Hurricane Nicole made landfall on Florida’s Atlantic coast early Thursday, leading to at least two deaths, widespread power outages, the collapse of several homes and the unearthing of what may be a Native American burial ground.
The hurricane made landfall just south of Vero Beach around 3 a.m. ET on the east coast of the Florida Peninsula on North Hutchinson Island, with sustained winds estimated at 75 mph, the National Hurricane Center said.
Nicole, which struck Florida as a Category 1 hurricane about six weeks after Category 4 Hurricane Ian, weakened into a tropical storm shortly after landfall.
While not as forceful as Ian, Nicole left broad devastation in its wake, including deaths.
Two people were electrocuted by a downed power line in Orange County, the sheriff’s office said Thursday afternoon.
Coastal homes collapsed in Wilbur-by-the-Sea, an unincorporated beachfront community, the Volusia County Sheriff’s Office said. Twenty-five homes have been declared structurally unsafe, and in Daytona Beach Shores, north of the community, 24 hotels and condominiums were declared unsafe and ordered evacuated, it said.
Meanwhile, in St. Johns County, part of the Coastal Highway appeared to be broken and covered in water.
In Martin County, Nicole churned up sand and unearthed what appeared to be bones on Chastain Beach on South Hutchinson Island, the sheriff's office said. The site is believed to be a Native American burial ground, it said.
In Port Orange, the Rose Bay Dam breached Thursday, and emergency repairs are underway. Port Orange City Hall wrote on Facebook that the seawall and the bank on the north end of a drainage system were “compromised” and that tide from the bay was “pushing rising water in the area.” Residents were urged to evacuate with hundreds of homes at risk.
Nicole’s timing is a rarity for the region, as only two hurricanes have made landfall in the state in November since the start of record-keeping: Hurricane Yankee in 1935 and Hurricane Kate in 1985, according to The Associated Press.
The storm continued to weaken Thursday, and by 10 p.m. it was a tropical depression, according to the National Hurricane Center. But it was still bringing heavy rains to parts of the southeastern U.S., the agency said.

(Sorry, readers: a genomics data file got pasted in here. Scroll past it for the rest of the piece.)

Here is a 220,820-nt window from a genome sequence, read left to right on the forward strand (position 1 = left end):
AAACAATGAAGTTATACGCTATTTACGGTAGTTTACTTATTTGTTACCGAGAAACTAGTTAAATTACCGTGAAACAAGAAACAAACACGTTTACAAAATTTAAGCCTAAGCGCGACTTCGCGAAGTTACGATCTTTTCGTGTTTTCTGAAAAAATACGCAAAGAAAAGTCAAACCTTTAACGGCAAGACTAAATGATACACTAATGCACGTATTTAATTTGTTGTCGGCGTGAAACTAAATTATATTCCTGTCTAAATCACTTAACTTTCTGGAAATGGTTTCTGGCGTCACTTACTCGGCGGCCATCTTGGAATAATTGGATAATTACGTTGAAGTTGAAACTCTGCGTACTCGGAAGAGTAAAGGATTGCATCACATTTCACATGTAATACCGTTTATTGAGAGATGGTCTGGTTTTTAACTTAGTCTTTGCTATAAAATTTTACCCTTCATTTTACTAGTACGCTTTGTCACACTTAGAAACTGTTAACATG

Thursday night the now-tropical depression was centered about 20 miles north of Tallahassee on Florida’s panhandle, and was moving northwest at 15 mph.
The legacy of Nicole will be devastating beach erosion, especially along the northeast coastline, which Ian hammered only weeks ago, meteorologists said.
Nicole was affecting neighboring states, too.
There could be a few tornadoes in eastern South Carolina and southern North Carolina overnight, the hurricane center said, and also in the rest of North Carolina and Virginia on Friday.
The Southeast, Kentucky and Ohio could see 2 to 4 inches of rain, and northern Mid-Atlantic states and New England could get 1 to 3 inches, according to the agency.
Communities still reeling from Ian are hit
Hurricane warnings had covered Florida’s coast from Boca Raton to the county line between Flagler and Volusia counties, northeast of Orlando, before the storm’s landfall.
Florida Gov. Ron DeSantis said in a storm briefing Thursday morning that Nicole’s strong winds are affecting regions beyond its central track.
He said the storm was bringing heavy rains to the state, which had resulted in “3 to 5 feet in storm surge” in some areas and potential flash flooding.
“You do have downed trees, you have power lines, you have some road washouts, combined winds and storm surge, we’ve seen beach erosion — especially in areas that had already seen erosion from Hurricane Ian, and these are places like Brevard, Volusia, Flagler and St. Johns counties,” DeSantis said.
He said that while the storm isn’t as strong as Ian was, he had expanded the initial emergency declaration for 45 counties to cover all of them. The state has 17,000 lineworkers staged to begin power restoration, as well as seven search and rescue teams, high water vehicles and Transportation Department crews ready to deploy as soon as it is safe, he said.
DeSantis had said earlier in the week that 600 National Guard members were activated, as well.
“This is obviously not as significant a storm as Hurricane Ian was, but coming on the heels of that, you're seeing communities, particularly in the Volusia County area, where you have a lot of that erosion on the coastline, this has put some of those structures in jeopardy,” he said.
Sixty-one school districts were closed Thursday because of the storm.
Krista Dowling Goodrich, who manages 130 rental homes in Daytona Beach Shores as the director of sales and marketing at Salty Dog Vacations, said she saw the beachfront disappear ahead of the storm.
“While we were there, the whole backyard just started collapsing into the ocean. It went all the way up to the house,” she told the AP. She said the water also compromised the remaining land between a row of tall condominium buildings nearby.
Officials in Volusia, Palm Beach and Flagler counties issued mandatory evacuation orders for some areas ahead of the storm.
Nicole made landfall Wednesday on Grand Bahama Island, less than 100 miles east of Florida. Extensive flooding, downed trees and power and water outages were reported in the archipelago’s northwest region.
Hurricane Ian made landfall on the opposite side of Florida, near Fort Myers on the Gulf Coast, on Sept. 28 and traveled across the state to the Atlantic. Ian was one of the most powerful hurricanes to strike the state in recorded history.